This article begins an occasional “How I Made It” series here at TGCA in which we talk to artists, writers, musicians and others to hear about their creative process, their struggles, and their reflections on serving God in the Arts.
In this first article, we talk to poet and author Simon Camilleri about his children’s book, When Santa Learned the Gospel.
TGCA: Simon, this time last year you published your children’s book When Santa Learned the Gospel. Tell us how the idea first came to you.
Simon: Back in 2013 I witnessed something very funny at a local community carols event. As expected, at the end of the evening, Santa came out on stage and asked the kids “So, who’s been a good boy or girl this year?” All the kids raised their hands and said “Meeee!!” The funny thing was, when he asked them, “And who’s been a naughty boy or girl?” they all said “Meeee!!” just as enthusiastically. After an awkward moment, Santa shrugged and said, “Oh well . . . I guess you’ve tried to be good.” I left that event pondering what message about life those kids had just received. I reflected on how the whole “morality equals reward” system that the Santa story promotes was kind of like the “good people go to heaven” message that many think Christianity teaches. I sat down inspired to write something that would give some commentary to what I had witnessed and at the same time communicate the true gospel to both kids and adults. What resulted was a funny little poem called, “When Santa Learned the Gospel”.
TGCA: How did you go about refining it and turning it into a book?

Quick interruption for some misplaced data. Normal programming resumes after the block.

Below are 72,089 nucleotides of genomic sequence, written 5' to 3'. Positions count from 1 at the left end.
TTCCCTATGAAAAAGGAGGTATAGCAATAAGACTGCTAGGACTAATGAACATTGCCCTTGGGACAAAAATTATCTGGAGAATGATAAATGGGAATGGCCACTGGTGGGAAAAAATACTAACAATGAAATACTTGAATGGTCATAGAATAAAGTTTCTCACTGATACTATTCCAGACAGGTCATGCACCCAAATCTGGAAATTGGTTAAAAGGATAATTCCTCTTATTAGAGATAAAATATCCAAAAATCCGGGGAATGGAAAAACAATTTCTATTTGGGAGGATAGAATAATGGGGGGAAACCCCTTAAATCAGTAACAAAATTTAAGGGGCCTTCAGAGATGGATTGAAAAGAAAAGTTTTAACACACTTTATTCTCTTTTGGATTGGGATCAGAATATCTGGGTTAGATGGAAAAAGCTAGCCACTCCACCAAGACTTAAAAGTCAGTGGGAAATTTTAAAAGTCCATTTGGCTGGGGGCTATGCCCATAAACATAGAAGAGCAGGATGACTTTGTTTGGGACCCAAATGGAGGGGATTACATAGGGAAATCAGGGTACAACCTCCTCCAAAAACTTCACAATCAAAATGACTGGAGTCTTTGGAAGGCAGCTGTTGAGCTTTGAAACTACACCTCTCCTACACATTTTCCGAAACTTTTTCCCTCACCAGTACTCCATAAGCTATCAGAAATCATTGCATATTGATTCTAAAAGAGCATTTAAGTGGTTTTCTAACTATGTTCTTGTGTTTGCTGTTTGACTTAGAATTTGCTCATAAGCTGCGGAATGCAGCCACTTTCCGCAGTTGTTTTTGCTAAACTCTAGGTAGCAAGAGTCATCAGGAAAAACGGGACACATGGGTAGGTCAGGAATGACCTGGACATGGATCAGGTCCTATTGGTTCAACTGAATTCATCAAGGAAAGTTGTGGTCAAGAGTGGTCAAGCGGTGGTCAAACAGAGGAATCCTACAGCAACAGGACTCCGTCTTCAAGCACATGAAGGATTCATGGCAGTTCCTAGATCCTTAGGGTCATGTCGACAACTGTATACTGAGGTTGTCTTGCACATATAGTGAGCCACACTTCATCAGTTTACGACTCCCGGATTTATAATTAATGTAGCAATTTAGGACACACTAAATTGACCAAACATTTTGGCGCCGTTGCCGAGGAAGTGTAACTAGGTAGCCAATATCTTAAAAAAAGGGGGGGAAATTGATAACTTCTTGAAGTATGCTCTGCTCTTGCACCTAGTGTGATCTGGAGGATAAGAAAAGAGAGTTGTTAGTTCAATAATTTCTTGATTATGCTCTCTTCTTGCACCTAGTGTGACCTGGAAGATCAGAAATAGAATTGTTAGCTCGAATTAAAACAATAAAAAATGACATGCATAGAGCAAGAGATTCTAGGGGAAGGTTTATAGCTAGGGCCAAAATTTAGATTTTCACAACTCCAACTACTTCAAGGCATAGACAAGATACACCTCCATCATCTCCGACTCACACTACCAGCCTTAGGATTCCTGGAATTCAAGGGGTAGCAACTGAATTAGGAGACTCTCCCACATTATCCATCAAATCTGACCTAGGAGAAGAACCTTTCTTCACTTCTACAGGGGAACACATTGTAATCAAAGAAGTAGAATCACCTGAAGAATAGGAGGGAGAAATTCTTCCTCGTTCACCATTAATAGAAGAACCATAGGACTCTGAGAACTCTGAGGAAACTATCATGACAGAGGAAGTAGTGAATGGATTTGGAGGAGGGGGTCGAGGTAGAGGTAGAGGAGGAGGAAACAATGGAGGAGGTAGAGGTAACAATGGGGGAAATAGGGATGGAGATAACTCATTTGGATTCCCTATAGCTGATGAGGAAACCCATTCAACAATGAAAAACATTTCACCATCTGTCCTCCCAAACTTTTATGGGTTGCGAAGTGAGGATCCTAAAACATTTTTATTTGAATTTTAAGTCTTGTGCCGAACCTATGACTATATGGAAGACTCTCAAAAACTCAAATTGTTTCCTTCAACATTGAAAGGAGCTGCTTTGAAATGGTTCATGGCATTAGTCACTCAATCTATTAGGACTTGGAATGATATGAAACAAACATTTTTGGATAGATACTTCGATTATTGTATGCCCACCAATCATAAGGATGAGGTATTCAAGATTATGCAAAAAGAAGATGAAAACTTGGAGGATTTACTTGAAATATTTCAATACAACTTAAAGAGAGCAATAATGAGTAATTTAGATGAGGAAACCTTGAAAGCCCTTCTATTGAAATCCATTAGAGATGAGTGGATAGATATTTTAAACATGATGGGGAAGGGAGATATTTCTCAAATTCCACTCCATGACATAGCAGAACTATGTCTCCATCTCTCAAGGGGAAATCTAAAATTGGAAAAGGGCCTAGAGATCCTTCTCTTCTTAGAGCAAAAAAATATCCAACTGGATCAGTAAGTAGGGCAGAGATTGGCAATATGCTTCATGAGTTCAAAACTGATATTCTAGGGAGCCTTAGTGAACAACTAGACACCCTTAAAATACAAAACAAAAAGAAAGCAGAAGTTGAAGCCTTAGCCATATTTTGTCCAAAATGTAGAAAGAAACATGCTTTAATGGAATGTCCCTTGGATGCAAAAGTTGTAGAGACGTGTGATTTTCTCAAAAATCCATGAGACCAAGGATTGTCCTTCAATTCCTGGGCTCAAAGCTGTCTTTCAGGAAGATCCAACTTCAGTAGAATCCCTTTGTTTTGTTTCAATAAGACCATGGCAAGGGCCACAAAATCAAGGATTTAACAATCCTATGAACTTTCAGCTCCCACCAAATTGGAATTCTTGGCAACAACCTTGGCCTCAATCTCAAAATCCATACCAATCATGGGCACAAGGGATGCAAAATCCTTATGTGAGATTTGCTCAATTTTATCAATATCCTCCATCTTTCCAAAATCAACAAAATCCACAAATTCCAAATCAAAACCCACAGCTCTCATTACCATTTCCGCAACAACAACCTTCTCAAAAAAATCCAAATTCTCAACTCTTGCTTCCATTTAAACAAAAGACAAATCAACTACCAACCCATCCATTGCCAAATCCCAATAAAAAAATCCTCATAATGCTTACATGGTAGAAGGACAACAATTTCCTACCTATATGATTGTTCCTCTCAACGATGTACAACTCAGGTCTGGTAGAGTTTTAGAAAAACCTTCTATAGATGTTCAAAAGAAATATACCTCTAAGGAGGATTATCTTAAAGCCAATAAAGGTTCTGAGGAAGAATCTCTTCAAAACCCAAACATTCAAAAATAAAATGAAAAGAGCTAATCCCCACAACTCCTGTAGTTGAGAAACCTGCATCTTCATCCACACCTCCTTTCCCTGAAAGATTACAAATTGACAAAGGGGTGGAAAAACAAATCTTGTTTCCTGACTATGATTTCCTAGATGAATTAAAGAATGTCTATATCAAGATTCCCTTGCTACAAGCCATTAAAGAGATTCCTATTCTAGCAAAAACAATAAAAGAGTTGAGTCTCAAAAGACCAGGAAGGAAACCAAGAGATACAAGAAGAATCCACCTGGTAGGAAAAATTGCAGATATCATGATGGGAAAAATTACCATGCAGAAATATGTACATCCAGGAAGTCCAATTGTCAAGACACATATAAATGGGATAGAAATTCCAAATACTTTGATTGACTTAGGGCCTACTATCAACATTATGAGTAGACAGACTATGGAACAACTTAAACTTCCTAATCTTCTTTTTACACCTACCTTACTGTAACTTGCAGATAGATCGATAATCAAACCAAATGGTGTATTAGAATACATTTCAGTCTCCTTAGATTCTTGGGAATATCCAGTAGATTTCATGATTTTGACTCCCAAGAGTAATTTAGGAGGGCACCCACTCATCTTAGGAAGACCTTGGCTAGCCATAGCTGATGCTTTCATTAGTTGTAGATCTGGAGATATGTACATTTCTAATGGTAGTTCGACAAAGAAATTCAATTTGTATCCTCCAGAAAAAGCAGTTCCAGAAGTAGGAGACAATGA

Simon: I had shared the poem through my blog and it had been received really well, so I knew that I had stumbled upon something that might work as a book. But it took another three years before I was willing or able to try to make that happen myself. I had sent the text to a few publishers and no one had expressed interest and so I decided to have a go at self-publishing. Just before Christmas 2016, I ran a Kickstarter campaign to get people inspired about the book and to raise the funds needed. That went really well and so it gave a real sense of enthusiasm to my efforts to produce the book. It also helped that I had reached my ten years at my job as a graphic designer and so I was able to take three months long service leave to put it all together. I worked closely with illustrator Matt Boutros over the first few months of 2017 and after an epic amount of work I held a Book Launch celebrating the completion of the book on 22nd July 2017.
TGCA: You write poetry, music, boardgames, plays, and articles. Tell us about your creative process. How do you go from idea to end product?
Simon: I have always been a bit of a Jack of All Trades and Master of None. I love learning new skills and creating things from scratch to entertain and engage people. My creative process usually starts with an idea—it could be a theme, a concept, an image, a message or even a simple tune. It doesn’t have to be much, but if it’s good it rattles around in my brain throughout the day and keeps growing and growing. Once the creative juices are flowing and the synapses are firing it’s hard for me to let it go. (Just ask my wife!) Sometimes, I just have to put it aside, but if I have the time to work on it, I then will sit down and just write or draw or tinker on the piano. When it’s really working, sometimes the entire thing will come out in one sitting. Of course, most of the things I create aren’t that amazing. Sometimes, they don’t work at all. But I just keep creating. I’ve often described it as panning for gold. You gotta go through a lot of rocks and mud before you stumble upon the gold nugget.